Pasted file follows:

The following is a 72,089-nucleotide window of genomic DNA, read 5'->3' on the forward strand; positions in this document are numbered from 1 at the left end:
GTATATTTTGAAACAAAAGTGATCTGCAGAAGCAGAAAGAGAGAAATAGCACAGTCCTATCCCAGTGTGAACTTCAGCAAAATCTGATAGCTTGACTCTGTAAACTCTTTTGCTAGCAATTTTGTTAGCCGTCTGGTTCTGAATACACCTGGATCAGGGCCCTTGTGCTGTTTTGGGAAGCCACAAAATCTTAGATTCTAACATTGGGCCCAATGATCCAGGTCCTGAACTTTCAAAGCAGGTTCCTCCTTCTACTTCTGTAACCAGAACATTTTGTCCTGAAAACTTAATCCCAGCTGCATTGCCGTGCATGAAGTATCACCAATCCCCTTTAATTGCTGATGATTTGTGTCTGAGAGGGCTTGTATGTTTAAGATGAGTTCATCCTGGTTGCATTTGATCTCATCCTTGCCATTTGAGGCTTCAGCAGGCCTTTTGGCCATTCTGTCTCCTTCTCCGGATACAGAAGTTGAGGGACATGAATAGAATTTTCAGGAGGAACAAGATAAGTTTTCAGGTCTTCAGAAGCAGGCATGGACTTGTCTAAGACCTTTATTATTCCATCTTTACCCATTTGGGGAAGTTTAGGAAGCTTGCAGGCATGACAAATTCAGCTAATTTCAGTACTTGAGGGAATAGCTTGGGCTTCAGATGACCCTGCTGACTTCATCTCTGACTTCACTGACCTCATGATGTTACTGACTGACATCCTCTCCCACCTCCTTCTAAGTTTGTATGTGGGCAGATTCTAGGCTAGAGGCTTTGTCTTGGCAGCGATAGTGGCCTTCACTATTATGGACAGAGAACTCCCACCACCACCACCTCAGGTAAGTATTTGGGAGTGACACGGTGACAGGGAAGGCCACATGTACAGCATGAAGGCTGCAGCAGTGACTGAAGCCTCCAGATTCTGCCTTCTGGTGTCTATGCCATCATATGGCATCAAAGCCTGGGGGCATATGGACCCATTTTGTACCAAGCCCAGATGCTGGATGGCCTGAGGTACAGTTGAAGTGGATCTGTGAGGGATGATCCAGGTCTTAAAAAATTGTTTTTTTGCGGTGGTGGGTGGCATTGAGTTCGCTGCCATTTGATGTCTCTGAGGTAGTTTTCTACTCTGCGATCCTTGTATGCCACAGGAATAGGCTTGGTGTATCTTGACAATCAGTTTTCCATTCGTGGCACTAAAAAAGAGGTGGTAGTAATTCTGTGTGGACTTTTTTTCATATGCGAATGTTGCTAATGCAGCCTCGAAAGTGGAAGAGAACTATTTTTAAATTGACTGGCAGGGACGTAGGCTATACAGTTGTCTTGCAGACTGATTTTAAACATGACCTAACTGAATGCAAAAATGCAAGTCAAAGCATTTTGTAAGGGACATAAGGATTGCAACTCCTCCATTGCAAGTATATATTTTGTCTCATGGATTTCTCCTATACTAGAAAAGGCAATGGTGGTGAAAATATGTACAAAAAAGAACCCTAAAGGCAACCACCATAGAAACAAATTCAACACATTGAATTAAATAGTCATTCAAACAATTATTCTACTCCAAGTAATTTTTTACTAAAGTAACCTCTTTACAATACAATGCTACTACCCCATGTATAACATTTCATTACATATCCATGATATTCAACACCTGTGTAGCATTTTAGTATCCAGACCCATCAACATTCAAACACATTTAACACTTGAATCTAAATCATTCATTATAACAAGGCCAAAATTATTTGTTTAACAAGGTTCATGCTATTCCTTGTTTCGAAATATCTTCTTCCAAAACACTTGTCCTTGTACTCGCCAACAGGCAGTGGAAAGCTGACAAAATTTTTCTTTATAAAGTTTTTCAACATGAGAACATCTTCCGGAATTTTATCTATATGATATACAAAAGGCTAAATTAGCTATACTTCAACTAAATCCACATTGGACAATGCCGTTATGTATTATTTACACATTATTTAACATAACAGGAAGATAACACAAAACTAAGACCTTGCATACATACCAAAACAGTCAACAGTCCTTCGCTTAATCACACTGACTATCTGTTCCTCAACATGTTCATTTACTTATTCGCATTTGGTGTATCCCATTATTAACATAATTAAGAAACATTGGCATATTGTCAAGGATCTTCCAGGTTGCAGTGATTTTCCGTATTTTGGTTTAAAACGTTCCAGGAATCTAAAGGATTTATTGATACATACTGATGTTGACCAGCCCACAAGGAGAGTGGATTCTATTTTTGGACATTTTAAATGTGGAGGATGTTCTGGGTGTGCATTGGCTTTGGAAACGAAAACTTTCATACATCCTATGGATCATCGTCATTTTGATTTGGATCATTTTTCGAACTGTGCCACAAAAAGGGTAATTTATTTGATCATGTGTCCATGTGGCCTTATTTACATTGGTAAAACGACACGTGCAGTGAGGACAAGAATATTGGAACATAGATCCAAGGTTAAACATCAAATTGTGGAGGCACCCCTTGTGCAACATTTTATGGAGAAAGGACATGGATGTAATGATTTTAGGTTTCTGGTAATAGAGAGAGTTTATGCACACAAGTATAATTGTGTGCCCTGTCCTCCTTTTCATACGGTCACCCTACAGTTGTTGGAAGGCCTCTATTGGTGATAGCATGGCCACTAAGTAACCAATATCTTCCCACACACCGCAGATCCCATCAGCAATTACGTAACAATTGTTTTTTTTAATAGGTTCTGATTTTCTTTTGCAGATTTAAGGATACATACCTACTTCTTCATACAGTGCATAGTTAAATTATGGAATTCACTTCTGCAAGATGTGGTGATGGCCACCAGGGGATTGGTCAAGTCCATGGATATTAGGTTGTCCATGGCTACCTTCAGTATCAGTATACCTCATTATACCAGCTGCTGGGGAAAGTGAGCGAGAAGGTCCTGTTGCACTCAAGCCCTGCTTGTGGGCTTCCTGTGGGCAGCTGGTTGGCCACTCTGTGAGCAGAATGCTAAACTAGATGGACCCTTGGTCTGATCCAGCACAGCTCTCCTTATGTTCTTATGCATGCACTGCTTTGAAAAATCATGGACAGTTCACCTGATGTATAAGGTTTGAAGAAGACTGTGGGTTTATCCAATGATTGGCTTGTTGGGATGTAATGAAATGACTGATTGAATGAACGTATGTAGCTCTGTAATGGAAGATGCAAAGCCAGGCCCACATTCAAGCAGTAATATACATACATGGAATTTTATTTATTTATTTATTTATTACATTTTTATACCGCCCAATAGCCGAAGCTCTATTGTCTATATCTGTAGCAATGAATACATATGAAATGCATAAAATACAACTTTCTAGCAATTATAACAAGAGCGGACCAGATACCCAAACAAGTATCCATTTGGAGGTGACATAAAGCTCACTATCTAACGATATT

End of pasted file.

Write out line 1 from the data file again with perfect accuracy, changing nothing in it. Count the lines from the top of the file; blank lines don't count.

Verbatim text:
The following is a 72,089-nucleotide window of genomic DNA, read 5'->3' on the forward strand; positions in this document are numbered from 1 at the left end: